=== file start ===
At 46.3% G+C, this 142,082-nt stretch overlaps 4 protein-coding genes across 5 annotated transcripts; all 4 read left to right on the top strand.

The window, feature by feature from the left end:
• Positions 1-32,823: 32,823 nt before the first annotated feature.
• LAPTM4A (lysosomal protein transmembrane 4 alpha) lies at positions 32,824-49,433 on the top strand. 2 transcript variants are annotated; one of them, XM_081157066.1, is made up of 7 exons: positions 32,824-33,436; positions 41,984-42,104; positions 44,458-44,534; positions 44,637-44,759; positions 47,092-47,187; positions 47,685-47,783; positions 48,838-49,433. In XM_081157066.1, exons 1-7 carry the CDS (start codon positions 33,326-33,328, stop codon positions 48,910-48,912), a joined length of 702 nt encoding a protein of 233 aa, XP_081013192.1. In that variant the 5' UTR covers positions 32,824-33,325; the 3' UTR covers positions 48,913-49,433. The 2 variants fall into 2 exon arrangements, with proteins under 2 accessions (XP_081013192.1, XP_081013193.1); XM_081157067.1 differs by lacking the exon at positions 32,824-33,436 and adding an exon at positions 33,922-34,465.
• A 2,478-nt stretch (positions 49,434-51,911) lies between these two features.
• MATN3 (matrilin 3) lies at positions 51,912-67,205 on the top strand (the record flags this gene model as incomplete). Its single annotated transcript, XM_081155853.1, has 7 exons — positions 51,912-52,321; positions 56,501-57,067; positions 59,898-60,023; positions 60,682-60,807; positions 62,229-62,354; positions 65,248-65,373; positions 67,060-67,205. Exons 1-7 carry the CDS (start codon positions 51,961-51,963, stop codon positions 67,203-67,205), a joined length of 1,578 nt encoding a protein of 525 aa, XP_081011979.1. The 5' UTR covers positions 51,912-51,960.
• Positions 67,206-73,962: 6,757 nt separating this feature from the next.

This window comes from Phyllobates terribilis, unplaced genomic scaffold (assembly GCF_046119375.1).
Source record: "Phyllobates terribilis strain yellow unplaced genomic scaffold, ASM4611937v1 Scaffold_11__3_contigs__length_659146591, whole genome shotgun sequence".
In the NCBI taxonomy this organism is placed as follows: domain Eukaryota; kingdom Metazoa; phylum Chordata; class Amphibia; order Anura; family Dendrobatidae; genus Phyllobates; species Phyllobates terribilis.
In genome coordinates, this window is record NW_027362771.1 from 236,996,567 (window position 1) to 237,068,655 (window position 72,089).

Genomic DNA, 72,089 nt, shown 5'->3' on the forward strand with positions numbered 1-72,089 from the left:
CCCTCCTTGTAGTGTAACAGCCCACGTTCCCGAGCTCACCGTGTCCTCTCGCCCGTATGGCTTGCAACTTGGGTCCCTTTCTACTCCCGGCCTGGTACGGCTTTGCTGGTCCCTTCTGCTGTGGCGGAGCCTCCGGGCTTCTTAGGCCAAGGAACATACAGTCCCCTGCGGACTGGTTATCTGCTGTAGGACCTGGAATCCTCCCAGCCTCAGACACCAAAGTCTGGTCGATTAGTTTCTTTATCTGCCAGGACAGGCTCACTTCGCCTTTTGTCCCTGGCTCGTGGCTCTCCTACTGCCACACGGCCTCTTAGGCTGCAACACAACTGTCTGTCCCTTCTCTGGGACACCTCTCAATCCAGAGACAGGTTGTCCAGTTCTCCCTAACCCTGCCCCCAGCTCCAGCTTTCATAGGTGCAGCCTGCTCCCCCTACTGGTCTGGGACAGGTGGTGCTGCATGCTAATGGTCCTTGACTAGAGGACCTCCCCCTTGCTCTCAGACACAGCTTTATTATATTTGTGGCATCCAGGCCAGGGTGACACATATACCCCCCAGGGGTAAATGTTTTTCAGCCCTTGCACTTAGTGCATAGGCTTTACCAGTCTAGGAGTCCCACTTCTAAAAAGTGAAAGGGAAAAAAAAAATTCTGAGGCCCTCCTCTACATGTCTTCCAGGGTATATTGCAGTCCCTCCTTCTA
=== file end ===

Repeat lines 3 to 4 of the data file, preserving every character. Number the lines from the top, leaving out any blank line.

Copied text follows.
• Positions 1-32,823: 32,823 nt before the first annotated feature.
• LAPTM4A (lysosomal protein transmembrane 4 alpha) lies at positions 32,824-49,433 on the top strand. 2 transcript variants are annotated; one of them, XM_081157066.1, is made up of 7 exons: positions 32,824-33,436; positions 41,984-42,104; positions 44,458-44,534; positions 44,637-44,759; positions 47,092-47,187; positions 47,685-47,783; positions 48,838-49,433. In XM_081157066.1, exons 1-7 carry the CDS (start codon positions 33,326-33,328, stop codon positions 48,910-48,912), a joined length of 702 nt encoding a protein of 233 aa, XP_081013192.1. In that variant the 5' UTR covers positions 32,824-33,325; the 3' UTR covers positions 48,913-49,433. The 2 variants fall into 2 exon arrangements, with proteins under 2 accessions (XP_081013192.1, XP_081013193.1); XM_081157067.1 differs by lacking the exon at positions 32,824-33,436 and adding an exon at positions 33,922-34,465.